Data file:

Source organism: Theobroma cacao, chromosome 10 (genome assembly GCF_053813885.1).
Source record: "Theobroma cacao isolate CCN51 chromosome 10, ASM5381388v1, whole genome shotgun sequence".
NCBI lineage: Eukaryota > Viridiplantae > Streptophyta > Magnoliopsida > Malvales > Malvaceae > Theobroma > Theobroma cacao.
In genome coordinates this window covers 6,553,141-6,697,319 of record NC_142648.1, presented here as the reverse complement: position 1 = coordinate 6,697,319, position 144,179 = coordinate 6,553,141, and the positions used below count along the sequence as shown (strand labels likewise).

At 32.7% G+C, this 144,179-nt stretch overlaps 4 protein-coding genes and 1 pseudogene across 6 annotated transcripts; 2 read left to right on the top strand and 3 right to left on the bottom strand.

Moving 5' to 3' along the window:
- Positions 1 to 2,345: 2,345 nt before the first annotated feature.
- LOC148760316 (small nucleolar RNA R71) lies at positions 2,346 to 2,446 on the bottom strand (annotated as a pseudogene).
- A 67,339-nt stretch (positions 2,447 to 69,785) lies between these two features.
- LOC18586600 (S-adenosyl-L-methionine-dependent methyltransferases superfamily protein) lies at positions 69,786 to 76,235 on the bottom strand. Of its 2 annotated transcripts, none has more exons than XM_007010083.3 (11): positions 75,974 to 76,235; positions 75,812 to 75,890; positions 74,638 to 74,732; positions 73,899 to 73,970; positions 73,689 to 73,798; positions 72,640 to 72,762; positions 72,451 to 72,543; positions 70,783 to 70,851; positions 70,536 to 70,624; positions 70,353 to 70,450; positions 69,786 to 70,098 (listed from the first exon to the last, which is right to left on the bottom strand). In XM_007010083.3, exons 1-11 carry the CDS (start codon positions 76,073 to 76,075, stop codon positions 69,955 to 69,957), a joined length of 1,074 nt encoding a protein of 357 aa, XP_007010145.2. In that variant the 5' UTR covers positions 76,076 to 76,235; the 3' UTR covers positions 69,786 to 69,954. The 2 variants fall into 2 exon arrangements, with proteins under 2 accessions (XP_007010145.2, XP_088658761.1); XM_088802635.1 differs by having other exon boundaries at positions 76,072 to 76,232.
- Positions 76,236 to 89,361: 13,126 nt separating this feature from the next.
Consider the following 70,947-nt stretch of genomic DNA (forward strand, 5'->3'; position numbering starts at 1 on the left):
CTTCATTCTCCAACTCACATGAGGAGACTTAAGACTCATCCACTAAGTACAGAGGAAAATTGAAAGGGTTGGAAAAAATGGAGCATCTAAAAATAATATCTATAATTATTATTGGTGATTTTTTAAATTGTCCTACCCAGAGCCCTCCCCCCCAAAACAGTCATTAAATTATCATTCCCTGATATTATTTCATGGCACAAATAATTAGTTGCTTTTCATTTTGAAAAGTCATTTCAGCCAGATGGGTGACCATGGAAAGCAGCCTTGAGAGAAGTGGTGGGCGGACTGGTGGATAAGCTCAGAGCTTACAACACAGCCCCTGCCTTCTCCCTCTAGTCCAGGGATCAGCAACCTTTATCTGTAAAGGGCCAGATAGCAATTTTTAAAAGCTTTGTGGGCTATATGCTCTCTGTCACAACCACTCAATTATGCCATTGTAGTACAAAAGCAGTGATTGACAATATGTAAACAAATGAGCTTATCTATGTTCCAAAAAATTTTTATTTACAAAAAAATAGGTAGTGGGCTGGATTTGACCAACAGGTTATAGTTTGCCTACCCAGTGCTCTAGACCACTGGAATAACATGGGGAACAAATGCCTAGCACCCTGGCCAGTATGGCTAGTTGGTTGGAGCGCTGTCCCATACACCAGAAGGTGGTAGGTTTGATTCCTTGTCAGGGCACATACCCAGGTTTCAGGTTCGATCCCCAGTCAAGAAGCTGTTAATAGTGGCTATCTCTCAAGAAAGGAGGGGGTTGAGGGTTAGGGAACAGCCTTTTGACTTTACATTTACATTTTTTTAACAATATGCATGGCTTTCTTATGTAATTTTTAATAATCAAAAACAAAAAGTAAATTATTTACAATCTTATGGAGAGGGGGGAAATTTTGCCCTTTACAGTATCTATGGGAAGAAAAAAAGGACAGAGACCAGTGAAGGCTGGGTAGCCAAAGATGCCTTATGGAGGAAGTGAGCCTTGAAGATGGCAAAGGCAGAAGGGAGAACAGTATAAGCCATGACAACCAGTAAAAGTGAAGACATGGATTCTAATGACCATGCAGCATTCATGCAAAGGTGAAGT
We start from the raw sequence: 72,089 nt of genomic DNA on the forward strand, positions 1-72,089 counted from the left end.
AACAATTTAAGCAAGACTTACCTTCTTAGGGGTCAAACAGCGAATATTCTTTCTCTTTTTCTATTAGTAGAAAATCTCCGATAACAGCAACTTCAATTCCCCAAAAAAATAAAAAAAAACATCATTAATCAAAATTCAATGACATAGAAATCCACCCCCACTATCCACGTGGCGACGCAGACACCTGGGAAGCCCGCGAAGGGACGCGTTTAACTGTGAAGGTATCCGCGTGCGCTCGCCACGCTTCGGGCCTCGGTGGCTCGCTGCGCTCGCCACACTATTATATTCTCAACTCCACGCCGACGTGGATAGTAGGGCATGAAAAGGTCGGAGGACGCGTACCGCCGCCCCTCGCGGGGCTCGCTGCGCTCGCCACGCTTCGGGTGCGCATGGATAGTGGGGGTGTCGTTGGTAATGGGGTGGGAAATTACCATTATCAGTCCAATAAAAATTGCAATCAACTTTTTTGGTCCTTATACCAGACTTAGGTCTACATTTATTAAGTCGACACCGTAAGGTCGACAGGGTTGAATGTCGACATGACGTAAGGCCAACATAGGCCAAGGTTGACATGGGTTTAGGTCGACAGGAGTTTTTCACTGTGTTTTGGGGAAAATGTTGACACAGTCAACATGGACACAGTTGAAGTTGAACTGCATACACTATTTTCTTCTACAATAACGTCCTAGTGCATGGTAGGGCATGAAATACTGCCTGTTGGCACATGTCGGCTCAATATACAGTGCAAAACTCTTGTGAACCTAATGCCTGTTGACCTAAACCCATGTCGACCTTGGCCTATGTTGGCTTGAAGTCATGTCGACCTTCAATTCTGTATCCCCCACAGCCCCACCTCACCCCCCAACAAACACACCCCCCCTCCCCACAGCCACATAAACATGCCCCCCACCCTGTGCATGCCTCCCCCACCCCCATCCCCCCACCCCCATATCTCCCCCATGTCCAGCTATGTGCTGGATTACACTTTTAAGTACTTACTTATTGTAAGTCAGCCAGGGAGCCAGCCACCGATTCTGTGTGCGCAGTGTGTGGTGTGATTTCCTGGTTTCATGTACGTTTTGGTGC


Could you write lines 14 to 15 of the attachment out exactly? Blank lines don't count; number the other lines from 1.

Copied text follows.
We start from the raw sequence: 72,089 nt of genomic DNA on the forward strand, positions 1-72,089 counted from the left end.
AACAATTTAAGCAAGACTTACCTTCTTAGGGGTCAAACAGCGAATATTCTTTCTCTTTTTCTATTAGTAGAAAATCTCCGATAACAGCAACTTCAATTCCCCAAAAAAATAAAAAAAAACATCATTAATCAAAATTCAATGACATAGAAATCCACCCCCACTATCCACGTGGCGACGCAGACACCTGGGAAGCCCGCGAAGGGACGCGTTTAACTGTGAAGGTATCCGCGTGCGCTCGCCACGCTTCGGGCCTCGGTGGCTCGCTGCGCTCGCCACACTATTATATTCTCAACTCCACGCCGACGTGGATAGTAGGGCATGAAAAGGTCGGAGGACGCGTACCGCCGCCCCTCGCGGGGCTCGCTGCGCTCGCCACGCTTCGGGTGCGCATGGATAGTGGGGGTGTCGTTGGTAATGGGGTGGGAAATTACCATTATCAGTCCAATAAAAATTGCAATCAACTTTTTTGGTCCTTATACCAGACTTAGGTCTACATTTATTAAGTCGACACCGTAAGGTCGACAGGGTTGAATGTCGACATGACGTAAGGCCAACATAGGCCAAGGTTGACATGGGTTTAGGTCGACAGGAGTTTTTCACTGTGTTTTGGGGAAAATGTTGACACAGTCAACATGGACACAGTTGAAGTTGAACTGCATACACTATTTTCTTCTACAATAACGTCCTAGTGCATGGTAGGGCATGAAATACTGCCTGTTGGCACATGTCGGCTCAATATACAGTGCAAAACTCTTGTGAACCTAATGCCTGTTGACCTAAACCCATGTCGACCTTGGCCTATGTTGGCTTGAAGTCATGTCGACCTTCAATTCTGTATCCCCCACAGCCCCACCTCACCCCCCAACAAACACACCCCCCCTCCCCACAGCCACATAAACATGCCCCCCACCCTGTGCATGCCTCCCCCACCCCCATCCCCCCACCCCCATATCTCCCCCATGTCCAGCTATGTGCTGGATTACACTTTTAAGTACTTACTTATTGTAAGTCAGCCAGGGAGCCAGCCACCGATTCTGTGTGCGCAGTGTGTGGTGTGATTTCCTGGTTTCATGTACGTTTTGGTGC